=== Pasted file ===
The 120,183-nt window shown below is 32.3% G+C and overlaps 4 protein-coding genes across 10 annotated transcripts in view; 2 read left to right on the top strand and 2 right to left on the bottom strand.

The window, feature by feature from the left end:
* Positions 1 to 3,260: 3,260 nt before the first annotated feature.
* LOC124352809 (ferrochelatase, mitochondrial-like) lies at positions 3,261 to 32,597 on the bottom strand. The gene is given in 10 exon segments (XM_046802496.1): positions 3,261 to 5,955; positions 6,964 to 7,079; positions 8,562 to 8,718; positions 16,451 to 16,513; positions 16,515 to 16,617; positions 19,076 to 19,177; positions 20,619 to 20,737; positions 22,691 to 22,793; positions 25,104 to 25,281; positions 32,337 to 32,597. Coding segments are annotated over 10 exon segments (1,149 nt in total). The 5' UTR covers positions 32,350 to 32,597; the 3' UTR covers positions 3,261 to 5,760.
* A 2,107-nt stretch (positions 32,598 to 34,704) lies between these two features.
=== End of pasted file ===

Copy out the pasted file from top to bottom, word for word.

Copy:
The 120,183-nt window shown below is 32.3% G+C and overlaps 4 protein-coding genes across 10 annotated transcripts in view; 2 read left to right on the top strand and 2 right to left on the bottom strand.

The window, feature by feature from the left end:
* Positions 1 to 3,260: 3,260 nt before the first annotated feature.
* LOC124352809 (ferrochelatase, mitochondrial-like) lies at positions 3,261 to 32,597 on the bottom strand. The gene is given in 10 exon segments (XM_046802496.1): positions 3,261 to 5,955; positions 6,964 to 7,079; positions 8,562 to 8,718; positions 16,451 to 16,513; positions 16,515 to 16,617; positions 19,076 to 19,177; positions 20,619 to 20,737; positions 22,691 to 22,793; positions 25,104 to 25,281; positions 32,337 to 32,597. Coding segments are annotated over 10 exon segments (1,149 nt in total). The 5' UTR covers positions 32,350 to 32,597; the 3' UTR covers positions 3,261 to 5,760.
* A 2,107-nt stretch (positions 32,598 to 34,704) lies between these two features.